E.T., phone lawyers.
Steven Spielberg's little guy has just discovered that the law can be as perplexing as space travel. On Tuesday, the New York State Supreme Court enjoined MCA Records from distributing any more copies of its "E.T. -- The Extra-Terrestrial" storybook album, which features a song and narration by superstar Michael Jackson, who is under exclusive contract to Epic Records, a subsidiary of CBS.
CBS asked for the injunction and also is asking for compensatory damages and $2 million in punitive damages, according to CBS' outside counsel John Kuh. CBS charges MCA with "interfering with CBS' contractual arrangements with Jackson," and claims it approved the storybook project (which includes Jackson singing "Someone in the Dark") on the condition that it not be released before Christmas.
CBS also claims that MCA had agreed to withhold the single from the storybook so that it would not compete with Jackson's new CBS album, "Thriller," scheduled to come out Dec. 1. The MCA single, distributed to select radio stations, reportedly has been pulled back.
Judge Myriam J. Altman, saying that the simultaneous release of albums "may confuse consumers," stated that in the court's opinion, "MCA is clearly utilizing Jackson's reputation and selling power in the production and marketing" of the album and that CBS would suffer "irreperable harm" by losing the benefits of "an exclusive contract with a unique performing star," adding that "the essence of such a contract is its exclusive nature."
On Wednesday, MCA moved in New York's appellate division to stay the manufacturing and distribution injunction, but the motion failed. The court, however, did grant MCA's request that advertising already committed could continue. Robert Dudnik, outside counsel to MCA, said "MCA's position is that it had relied on representations made by Michael Jackson's representatives that those people would deal with CBS. It is traditional, for a record company 'borrowing' an artist, for the artist to make arrangements with his own record company."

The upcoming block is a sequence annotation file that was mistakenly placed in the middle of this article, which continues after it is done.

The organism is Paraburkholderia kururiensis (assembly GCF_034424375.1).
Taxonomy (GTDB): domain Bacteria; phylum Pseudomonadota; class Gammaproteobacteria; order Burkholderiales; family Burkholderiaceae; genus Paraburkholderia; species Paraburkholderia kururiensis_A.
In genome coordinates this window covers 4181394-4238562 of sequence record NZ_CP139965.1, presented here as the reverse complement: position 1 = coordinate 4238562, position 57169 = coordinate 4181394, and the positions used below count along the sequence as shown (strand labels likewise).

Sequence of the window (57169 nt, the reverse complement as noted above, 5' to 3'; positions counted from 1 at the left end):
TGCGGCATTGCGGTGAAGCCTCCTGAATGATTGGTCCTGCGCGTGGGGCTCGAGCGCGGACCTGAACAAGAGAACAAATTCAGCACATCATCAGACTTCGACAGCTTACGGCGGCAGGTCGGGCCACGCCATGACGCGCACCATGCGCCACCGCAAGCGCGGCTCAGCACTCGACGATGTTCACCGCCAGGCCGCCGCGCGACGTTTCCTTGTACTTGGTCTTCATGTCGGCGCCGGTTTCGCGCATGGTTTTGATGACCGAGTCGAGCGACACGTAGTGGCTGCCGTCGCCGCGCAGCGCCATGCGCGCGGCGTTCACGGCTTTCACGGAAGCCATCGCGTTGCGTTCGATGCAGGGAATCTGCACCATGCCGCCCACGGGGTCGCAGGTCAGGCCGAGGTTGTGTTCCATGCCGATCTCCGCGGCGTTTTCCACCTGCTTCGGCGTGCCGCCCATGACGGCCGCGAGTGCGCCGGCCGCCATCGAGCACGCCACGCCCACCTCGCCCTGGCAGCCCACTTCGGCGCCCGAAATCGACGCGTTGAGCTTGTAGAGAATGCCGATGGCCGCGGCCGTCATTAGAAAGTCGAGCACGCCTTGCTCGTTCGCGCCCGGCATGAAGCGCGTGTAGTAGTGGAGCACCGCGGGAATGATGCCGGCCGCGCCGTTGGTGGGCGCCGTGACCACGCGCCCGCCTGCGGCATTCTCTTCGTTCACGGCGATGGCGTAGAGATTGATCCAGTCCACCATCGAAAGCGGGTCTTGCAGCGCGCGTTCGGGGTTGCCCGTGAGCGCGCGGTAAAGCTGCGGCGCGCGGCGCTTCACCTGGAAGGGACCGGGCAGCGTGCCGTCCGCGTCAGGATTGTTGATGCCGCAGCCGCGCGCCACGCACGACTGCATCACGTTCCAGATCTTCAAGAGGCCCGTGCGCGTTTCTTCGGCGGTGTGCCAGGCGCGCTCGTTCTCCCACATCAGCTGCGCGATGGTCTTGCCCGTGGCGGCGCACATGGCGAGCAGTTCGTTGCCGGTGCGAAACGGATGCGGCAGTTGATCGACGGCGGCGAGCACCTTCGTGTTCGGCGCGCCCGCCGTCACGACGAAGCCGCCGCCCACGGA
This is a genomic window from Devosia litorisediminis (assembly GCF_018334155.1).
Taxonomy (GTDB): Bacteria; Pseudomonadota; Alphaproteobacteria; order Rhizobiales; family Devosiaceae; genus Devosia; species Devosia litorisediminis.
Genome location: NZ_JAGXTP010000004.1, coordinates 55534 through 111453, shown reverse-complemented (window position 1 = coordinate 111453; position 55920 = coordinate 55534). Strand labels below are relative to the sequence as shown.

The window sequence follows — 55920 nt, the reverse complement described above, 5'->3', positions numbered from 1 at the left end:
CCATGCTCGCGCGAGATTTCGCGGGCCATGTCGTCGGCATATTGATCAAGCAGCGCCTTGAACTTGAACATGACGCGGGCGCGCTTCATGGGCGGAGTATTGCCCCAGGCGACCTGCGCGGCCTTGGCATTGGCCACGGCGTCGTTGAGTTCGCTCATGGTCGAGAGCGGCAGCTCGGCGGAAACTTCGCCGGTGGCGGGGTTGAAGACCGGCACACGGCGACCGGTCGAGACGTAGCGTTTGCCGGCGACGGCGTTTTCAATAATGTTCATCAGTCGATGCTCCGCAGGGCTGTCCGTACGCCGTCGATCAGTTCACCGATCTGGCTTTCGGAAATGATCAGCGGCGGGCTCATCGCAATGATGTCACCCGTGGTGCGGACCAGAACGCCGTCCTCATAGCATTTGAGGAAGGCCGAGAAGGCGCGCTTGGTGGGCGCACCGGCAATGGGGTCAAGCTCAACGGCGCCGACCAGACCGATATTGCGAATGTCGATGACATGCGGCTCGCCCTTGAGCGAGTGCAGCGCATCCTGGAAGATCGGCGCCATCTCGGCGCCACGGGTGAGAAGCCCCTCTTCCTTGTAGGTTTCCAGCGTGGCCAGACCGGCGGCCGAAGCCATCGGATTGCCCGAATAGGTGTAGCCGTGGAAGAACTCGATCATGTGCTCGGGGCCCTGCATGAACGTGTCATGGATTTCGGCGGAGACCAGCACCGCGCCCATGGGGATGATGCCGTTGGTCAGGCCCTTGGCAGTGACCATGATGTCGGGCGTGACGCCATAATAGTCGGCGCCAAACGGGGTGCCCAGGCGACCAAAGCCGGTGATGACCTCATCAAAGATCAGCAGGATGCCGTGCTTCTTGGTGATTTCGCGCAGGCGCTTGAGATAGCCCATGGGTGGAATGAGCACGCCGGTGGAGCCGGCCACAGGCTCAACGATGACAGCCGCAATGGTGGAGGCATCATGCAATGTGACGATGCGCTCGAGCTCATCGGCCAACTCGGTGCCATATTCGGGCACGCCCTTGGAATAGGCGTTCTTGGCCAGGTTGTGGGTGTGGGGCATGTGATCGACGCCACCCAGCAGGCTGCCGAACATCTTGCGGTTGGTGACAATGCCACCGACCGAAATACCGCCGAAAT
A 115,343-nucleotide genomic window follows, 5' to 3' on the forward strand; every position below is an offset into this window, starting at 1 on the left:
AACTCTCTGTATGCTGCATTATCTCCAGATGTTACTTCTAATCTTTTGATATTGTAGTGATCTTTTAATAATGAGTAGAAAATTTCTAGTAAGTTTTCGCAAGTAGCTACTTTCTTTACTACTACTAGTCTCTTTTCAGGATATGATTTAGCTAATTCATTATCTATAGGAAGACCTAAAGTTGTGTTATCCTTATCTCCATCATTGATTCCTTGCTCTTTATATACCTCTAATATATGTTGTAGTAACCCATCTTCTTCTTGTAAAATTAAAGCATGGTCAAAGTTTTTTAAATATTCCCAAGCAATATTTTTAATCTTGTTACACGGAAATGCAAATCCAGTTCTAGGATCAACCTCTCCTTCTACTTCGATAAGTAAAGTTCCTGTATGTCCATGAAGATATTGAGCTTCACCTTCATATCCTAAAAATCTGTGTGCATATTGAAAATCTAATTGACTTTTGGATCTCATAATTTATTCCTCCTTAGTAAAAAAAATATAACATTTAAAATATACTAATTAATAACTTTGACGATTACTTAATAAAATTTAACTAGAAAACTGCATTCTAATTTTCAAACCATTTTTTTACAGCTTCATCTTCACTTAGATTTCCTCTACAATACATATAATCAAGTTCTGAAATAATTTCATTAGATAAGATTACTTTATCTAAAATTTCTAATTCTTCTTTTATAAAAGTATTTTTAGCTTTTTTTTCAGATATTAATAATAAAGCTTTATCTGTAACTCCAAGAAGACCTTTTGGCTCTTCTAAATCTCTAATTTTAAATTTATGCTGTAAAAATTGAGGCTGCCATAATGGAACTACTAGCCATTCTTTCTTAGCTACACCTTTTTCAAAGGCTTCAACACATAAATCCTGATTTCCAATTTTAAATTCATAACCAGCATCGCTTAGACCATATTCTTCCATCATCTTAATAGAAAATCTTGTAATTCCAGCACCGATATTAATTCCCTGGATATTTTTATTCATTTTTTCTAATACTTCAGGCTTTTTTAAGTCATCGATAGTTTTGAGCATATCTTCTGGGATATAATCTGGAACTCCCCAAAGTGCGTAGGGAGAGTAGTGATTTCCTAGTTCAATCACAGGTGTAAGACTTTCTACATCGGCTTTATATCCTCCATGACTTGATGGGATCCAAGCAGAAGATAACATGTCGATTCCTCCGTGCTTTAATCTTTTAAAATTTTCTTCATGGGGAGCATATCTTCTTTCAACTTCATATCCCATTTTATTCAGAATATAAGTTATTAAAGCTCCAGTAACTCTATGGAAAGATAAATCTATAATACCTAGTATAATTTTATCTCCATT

Dudnik says there was "not even an inkling" of problems relating to a pre-Christmas release of the storybook album "until only two days before the album was shipped" on Nov. 12. "Quite to the contrary, Jackson's representatives were always eager to have the album released for Christmas," Dudnik says, adding that by the time MCA learned of the CBS position, it had already spent $1.5 million on the project and "had sold it to customers on the representation that it would be in the stores for the Christmas selling season, which traditionally begins the day after Thanksgiving."
There are big dollars involved, because retailers regard both the storybook and Jackson albums as prime Christmas packages. In its suit, CBS said it had spent "more than $5 million in promoting and advertising Jackson and his group, the Jacksons." Jackson's last solo album, "Off the Wall," included four No. 1 singles and sold more than 7 million copies. Both the storybook and "Thriller" were produced by veteran studio wiz Quincy Jones.
The court ruling did not affect the 450,000 storybook albums already shipped to retailers, but MCA reportedly has another 500,000 boxed sets ready to ship. The storybook, which lists for $11.98, includes a 24-page, four-color book, a four-color poster of Jackson and E.T. and a record with Jackson narrating the story over audio clips from the film.
Jackson and "E.T." director Spielberg could not be reached for comment. "E.T.," a box-office phenomenon, is expected to become a merchandising bonanza that could rival "Star Wars."